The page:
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Spotlight

Tim Cook

Two decades ago, when Tim Cook was a business student at Duke, he “carefully drafted a business plan for the next 25 years of his life,” said Joseph Menn in the Financial Times. That was typical of the former industrial engineer’s methodical approach to business and life. But his plan went out the window when, in 1998, he sat down for a life-changing job interview with Apple CEO Steve Jobs. “Working at Apple was never in any plan that I’d outlined for myself,” Cook said last year, “but was without a doubt the best decision that I ever made.”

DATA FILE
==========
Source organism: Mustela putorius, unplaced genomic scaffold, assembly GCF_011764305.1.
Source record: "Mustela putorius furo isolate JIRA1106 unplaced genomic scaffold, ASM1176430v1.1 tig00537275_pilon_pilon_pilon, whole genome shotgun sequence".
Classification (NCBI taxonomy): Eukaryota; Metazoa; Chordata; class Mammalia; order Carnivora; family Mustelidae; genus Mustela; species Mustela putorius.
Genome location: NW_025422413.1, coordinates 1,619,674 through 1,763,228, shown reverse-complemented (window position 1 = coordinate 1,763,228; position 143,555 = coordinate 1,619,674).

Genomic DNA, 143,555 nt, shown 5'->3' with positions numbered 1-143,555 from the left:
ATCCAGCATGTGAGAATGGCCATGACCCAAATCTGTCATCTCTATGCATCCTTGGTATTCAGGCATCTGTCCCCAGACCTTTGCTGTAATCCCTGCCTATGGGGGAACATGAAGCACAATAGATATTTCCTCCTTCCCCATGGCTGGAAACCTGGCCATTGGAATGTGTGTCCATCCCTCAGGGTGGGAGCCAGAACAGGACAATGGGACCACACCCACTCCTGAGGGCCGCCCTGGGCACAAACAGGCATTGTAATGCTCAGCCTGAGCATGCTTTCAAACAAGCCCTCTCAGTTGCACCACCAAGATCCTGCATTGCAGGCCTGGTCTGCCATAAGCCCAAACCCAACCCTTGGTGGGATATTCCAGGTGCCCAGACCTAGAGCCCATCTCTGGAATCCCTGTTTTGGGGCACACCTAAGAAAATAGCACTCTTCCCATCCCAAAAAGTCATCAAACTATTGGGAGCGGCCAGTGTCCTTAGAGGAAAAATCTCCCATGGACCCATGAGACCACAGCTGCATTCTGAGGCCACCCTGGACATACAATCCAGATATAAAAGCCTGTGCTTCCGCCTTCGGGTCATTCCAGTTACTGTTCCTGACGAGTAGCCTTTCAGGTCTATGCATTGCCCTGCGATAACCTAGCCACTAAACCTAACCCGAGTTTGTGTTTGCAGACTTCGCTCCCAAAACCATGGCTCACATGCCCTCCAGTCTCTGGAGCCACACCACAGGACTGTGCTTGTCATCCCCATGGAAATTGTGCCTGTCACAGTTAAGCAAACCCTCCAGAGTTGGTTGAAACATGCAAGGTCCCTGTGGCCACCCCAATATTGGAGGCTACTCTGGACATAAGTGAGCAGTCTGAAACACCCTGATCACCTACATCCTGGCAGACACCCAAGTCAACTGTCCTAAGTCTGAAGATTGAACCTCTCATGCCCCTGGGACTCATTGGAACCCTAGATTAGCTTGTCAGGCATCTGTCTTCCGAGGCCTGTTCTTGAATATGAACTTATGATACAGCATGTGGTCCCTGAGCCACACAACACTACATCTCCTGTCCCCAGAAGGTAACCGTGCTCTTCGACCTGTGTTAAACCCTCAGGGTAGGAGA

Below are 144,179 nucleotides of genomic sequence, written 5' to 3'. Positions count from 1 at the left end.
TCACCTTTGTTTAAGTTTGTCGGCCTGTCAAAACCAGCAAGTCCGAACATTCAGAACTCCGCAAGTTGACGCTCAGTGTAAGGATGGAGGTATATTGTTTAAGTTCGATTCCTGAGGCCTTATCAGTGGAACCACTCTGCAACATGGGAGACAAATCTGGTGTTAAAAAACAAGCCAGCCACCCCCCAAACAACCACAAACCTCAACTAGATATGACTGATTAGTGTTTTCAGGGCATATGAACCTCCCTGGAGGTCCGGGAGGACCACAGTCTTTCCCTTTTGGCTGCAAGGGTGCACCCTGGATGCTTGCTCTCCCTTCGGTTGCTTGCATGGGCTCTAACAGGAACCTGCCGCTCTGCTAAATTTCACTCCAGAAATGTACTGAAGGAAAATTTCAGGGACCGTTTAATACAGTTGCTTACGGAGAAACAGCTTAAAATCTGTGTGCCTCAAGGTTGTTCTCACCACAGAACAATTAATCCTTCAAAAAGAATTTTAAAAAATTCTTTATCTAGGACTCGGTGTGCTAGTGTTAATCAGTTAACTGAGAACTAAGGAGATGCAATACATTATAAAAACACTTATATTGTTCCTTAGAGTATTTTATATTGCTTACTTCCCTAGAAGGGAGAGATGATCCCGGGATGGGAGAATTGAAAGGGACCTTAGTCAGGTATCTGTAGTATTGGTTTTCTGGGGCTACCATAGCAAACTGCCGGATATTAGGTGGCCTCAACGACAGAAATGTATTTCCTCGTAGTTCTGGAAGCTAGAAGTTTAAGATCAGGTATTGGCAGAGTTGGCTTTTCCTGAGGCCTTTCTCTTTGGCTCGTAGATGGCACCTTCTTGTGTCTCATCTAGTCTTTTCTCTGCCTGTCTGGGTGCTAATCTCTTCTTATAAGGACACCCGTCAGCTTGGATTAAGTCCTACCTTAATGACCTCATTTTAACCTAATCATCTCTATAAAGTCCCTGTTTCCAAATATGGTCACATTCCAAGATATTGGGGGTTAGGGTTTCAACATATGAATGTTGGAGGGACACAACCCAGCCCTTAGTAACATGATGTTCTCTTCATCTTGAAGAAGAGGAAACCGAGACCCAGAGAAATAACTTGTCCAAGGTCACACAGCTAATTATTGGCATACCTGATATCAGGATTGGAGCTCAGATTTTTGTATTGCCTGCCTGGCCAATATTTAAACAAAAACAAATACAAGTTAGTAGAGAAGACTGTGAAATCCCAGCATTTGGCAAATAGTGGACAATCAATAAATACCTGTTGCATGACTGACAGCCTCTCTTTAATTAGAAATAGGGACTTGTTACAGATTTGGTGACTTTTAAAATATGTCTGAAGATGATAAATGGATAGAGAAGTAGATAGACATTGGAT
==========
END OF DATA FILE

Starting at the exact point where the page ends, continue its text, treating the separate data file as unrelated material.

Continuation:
Cook, 50, is running Apple while Jobs takes an indef­inite medical leave, said Miguel Helft in The New York Times. The two men are very different. Where Jobs can be “mercurial,” Cook is “polite and soft-spoken.” Where Jobs is obsessed with the design of Apple’s products, Cook obsesses over “the less glamorous minutiae of Apple’s operations.” Apple employees and investors don’t expect Cook to match his boss’s “inventiveness, charisma, and uncanny ability” to divine the wishes of consumers. But given Jobs’ uncertain prognosis, they’re urgently wondering if he can assemble a team to fill the creative vacuum left by Jobs’ absence.

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